Khemisset Expat Feed
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A reader commented on the Expat Report Culture Shock in Khemisset, Morocco
Do you have any advice or thoughts about culture shock you would like to share?
Just try to keep yourself busy and occupied and understand its normal to go through an adjustment period, Read about the emotions you may experience while you go through culture shock and know it will get better with time and that it happens to everyone. Also, don't expect your experience to be "textbook" or exactly the same chronologically as others have described. I think one stage that may not be mentioned often is just feeling "numb" or like you are in shock. Just try to go with the flow, have an open mind, and don't freak out over the negative aspects of your new culture. Try to put it in perspective and imagine yourself as a stranger seeing some of the not so great aspects of American culture for the first time, and maybe that will help you get through your own adaption process. (Continue)
marrakchimanquee replied most recently with:
This is a lovely posting. I am sure your personal determination to be positive at all times made a huge difference both for you and for the family you were joining. I think in some of the larger, more cosmopolitan places eg Marrakech, the custom & practice is not so rigidly applied, particularly if you are known to be 'foreign'. Something I have never experienced before coming to Morocco, is that women who are really pleased to see you, kiss the second cheek twice, such a simple but very warm gesture. What I find most difficult to come to terms with is not the hugging between same sex friends- as this seems to have become very fashionable among the young in the UK- but the complete lack of public affection evidenced between husband & wife. In fact it is rare to even see married couples walking together Maybe this might change when arranged marriages stop being the norm & more people get to choose their own partners. The negative side of these close families, however, is that for women who are divorced, life is very difficult. Hardly any will voluntarily offer up this information & instead just say they are : "not married" which is very puzzling at first for a Westerner!
A reader replied recently with:
I also went to Khemisset, Morcco where I got married to my ex-husband. We met online in 2002 and developed a relationship. In 2003 I went over there to meet my husband to be in person and also his family. We were married there.I spent 8 weeks there at that time and then went again in 2005 for 6 weeks. The cultural shock was definetly different from the US. I had a friend of mine who had been to Khemisset also and who gave me a heads up on several things that helped my visit there be an easier transition for me. Although my husband came to the US in 2007,and we divorced in 2008, I don't regret my time spent with him and his family. I am so thankful to have had the experience of Morocco and the people there.
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A reader commented on the Expat Report Dating and Marriage in Khemisset, Morocco
What is it like in your country of residence for someone with your relationship status (married/divorced/dating)? If you're single, how do you meet other people? Do English-speaking people tend to gravitate to certain parts of your city?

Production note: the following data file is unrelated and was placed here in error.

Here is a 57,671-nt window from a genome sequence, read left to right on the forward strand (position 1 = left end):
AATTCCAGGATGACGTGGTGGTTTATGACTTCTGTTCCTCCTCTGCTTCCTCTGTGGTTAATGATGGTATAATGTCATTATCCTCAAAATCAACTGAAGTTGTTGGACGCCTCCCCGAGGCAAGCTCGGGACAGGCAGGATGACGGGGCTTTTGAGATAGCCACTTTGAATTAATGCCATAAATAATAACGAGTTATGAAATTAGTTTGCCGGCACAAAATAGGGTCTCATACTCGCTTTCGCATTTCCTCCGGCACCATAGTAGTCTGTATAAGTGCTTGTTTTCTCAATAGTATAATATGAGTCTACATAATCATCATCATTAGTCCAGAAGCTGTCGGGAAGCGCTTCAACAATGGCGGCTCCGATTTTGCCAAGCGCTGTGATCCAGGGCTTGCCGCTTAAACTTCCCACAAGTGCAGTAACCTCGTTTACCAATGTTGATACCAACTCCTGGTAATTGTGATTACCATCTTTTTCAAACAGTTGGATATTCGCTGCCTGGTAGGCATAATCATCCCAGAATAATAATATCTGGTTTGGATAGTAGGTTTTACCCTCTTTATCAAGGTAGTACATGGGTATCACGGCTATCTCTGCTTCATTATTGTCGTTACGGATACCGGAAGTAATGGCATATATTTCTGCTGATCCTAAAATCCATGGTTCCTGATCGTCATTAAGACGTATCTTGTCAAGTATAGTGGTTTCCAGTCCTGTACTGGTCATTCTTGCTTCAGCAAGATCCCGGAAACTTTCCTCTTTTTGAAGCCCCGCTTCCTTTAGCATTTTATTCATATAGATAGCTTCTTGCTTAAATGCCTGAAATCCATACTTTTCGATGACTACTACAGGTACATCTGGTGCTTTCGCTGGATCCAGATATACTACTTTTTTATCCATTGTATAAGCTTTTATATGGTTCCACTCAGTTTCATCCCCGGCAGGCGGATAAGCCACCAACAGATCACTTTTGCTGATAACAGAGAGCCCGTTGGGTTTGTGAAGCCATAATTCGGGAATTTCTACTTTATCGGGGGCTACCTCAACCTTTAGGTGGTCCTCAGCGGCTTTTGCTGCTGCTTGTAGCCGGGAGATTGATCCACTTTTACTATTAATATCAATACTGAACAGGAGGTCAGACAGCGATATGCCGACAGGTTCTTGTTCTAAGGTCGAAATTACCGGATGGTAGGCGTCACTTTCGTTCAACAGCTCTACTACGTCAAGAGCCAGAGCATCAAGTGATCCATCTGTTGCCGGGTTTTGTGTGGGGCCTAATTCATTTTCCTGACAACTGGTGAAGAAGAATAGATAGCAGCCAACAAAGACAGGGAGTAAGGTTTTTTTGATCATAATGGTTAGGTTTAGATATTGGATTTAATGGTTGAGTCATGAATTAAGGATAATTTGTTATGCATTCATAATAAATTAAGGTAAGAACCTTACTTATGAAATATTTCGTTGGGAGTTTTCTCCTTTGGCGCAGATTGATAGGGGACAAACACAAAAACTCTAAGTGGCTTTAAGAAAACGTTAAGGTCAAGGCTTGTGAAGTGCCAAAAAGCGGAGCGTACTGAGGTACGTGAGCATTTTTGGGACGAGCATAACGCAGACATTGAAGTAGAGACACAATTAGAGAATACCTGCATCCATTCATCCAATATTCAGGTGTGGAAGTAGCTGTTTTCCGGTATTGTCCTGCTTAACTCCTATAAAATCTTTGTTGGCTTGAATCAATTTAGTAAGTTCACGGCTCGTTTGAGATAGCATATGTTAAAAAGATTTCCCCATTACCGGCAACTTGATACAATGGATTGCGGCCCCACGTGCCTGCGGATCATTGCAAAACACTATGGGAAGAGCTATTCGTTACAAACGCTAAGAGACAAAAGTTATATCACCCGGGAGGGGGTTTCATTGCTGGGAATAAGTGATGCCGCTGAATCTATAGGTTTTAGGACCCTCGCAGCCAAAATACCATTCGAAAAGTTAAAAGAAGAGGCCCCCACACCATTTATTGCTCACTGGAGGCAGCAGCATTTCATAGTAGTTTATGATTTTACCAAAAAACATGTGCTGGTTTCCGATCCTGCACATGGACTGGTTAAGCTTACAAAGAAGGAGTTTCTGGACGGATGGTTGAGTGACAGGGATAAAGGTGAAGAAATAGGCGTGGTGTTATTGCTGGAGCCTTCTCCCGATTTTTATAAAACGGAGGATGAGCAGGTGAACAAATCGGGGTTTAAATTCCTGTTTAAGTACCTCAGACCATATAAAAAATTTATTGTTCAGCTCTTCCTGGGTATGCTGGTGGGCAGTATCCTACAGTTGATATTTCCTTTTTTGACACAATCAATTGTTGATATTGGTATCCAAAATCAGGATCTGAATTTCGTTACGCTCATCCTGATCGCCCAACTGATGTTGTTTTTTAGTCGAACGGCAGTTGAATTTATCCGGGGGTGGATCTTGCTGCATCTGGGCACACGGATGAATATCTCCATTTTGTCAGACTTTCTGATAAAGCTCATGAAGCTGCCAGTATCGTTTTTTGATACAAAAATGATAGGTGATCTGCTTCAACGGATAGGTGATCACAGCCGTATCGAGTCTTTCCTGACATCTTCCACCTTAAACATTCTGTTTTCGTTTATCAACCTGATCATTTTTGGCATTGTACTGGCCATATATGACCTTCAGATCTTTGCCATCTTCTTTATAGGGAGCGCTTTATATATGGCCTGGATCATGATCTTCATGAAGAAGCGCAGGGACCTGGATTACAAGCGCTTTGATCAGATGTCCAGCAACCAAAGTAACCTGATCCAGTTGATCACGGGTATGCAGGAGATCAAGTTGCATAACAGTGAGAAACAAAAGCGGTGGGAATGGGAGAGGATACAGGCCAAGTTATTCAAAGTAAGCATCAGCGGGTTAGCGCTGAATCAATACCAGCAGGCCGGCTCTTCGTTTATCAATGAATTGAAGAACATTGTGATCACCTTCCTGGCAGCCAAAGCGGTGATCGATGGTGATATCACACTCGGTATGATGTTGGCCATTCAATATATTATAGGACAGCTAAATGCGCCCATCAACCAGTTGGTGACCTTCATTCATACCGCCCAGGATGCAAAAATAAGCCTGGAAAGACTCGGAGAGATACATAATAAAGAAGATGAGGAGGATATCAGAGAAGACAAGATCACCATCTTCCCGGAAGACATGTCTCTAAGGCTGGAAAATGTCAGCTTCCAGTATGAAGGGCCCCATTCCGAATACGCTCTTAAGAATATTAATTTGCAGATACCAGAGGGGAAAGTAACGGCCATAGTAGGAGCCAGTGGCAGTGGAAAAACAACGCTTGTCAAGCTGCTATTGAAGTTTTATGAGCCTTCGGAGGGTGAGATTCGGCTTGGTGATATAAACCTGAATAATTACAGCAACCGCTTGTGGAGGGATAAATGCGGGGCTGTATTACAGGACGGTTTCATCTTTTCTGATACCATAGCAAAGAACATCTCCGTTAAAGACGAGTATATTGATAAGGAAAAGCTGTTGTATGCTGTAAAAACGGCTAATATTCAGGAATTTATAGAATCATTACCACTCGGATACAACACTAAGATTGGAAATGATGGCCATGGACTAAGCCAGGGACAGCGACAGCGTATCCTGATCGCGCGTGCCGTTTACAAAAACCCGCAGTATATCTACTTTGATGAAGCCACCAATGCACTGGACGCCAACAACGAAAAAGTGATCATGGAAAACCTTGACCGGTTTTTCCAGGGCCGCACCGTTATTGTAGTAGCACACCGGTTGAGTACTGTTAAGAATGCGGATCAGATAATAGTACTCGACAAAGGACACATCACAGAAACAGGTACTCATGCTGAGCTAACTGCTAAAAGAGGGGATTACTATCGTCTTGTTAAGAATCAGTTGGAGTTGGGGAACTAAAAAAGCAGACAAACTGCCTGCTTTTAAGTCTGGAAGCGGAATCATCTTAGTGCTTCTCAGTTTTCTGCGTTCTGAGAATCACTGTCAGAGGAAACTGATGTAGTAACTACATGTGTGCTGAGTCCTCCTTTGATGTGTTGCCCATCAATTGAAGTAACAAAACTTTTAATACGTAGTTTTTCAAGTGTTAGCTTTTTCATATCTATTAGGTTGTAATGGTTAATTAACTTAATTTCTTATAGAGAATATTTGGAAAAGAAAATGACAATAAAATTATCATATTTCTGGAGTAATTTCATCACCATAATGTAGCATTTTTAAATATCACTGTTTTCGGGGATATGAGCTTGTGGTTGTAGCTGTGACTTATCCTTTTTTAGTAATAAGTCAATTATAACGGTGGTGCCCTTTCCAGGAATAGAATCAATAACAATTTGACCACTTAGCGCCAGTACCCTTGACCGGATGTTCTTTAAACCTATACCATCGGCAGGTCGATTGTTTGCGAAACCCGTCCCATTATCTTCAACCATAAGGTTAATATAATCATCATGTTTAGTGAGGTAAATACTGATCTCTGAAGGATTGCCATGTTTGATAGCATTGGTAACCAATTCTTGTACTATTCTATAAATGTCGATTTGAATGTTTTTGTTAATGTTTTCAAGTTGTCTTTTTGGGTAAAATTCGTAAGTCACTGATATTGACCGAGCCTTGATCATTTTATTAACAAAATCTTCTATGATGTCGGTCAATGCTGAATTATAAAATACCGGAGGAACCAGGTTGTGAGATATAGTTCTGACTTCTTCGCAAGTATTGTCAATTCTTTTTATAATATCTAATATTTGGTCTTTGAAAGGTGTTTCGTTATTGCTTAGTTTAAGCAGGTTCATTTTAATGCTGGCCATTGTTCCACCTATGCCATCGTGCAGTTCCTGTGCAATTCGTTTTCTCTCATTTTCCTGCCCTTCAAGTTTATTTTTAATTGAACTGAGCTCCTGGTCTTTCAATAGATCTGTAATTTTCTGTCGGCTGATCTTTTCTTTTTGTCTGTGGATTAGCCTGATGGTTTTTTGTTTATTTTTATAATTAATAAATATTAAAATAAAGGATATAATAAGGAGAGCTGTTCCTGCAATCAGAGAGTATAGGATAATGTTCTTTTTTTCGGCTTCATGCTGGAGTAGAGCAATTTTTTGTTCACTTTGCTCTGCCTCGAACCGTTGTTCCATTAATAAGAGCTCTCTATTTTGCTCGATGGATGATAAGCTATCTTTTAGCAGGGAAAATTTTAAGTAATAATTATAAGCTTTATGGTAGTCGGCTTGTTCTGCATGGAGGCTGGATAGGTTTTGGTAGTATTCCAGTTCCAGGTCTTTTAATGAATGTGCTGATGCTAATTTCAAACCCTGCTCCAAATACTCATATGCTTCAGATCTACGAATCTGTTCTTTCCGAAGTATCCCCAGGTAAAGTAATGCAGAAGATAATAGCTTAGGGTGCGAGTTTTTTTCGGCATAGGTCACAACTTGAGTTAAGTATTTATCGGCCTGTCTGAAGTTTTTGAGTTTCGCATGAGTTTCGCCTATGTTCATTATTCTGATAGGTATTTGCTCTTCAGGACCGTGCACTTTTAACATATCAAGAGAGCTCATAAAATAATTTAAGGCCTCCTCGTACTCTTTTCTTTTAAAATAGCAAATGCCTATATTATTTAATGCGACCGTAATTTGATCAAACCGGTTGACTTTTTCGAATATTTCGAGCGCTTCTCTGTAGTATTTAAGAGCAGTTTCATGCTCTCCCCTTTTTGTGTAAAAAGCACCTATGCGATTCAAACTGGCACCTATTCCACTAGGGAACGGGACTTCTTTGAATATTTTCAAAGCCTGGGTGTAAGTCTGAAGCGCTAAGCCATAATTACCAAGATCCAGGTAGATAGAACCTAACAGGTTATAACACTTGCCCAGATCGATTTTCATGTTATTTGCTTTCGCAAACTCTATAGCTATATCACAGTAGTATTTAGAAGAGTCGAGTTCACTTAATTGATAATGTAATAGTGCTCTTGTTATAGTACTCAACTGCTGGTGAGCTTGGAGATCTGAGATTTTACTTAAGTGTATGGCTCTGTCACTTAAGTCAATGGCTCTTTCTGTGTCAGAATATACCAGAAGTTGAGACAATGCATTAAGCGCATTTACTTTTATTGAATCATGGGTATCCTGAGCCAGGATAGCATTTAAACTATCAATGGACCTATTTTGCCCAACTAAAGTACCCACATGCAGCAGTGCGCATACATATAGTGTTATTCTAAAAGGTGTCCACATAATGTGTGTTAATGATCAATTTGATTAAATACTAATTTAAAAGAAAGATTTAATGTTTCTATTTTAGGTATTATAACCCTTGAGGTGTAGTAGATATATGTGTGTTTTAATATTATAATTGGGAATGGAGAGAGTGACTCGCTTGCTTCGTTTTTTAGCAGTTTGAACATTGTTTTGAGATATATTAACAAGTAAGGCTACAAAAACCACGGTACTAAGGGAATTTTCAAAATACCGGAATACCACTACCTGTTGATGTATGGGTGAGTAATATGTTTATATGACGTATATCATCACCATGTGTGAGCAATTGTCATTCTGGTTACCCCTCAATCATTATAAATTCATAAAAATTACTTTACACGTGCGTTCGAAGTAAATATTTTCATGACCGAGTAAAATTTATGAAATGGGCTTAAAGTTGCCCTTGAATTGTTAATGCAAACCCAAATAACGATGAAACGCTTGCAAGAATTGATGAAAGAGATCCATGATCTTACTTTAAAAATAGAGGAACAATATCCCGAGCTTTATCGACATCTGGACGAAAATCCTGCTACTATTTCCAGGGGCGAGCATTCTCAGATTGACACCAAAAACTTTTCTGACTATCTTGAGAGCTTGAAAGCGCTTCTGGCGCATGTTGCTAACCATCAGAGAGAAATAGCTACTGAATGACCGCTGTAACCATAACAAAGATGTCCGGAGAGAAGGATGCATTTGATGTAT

My experience has been overall good, but I think it is because I decided if I am going to live in Morocco with my Moroccan husband, then I need to go with the flow, learn customs, the respect the culture and leave American ways of doing things back in America. Example: My husband was okay with me not wearing hijab, in fact he tried to talk me out of it. But, all the women in his family wear hijab. I decided to do the same, and I've always dressed fairly conservatively in the States anyway. Wow! What a difference. By doing so it speeded the acceptance into the family, and I felt so much more comfortable on the street. the family were loving and wonderful with me from the start but my acceptance of their custom "truly made me a daughter of the house" and they beamed with pride when we went on family outings because it was evidence of my respect for them. With hijab, and dark glasses I became nearly invisible and the tension felt before was reduced immensely. Actually, it worked the opposite of what one might expect. It made me feel more "assimilated" and free, much more than before when my head was uncovered. And, a plus was no more worrying about what my hair looked like, or if it was presentable due to the heat or wind...etc. I guess my experience may be unique to myself. However, if other American women, or European women living in Morocco wish to make comments, I'd love to hear your perspective or experience. (Continue)
A reader replied most recently with:
Very interesting ! The author of this report most probably does not relate with other female or male expats . How would she behave if she had to go out for a coffee or tea with another female expat not wearing a hijab ? How would she behave if she were to welcome her American relatives to go out shopping in Morocco ?
A reader replied recently with:
thank you. Your comments back up what I am experiencing living in a small community in Egypt with an Egyptian partner. They also remind me of the positives of being here and in this relationship, on the days (and there are still plenty of them) when this is not so easy. You also help with my seesawing on whether to adopt hijab or not (I already dress modestly, covered neck to ankle and wrists).
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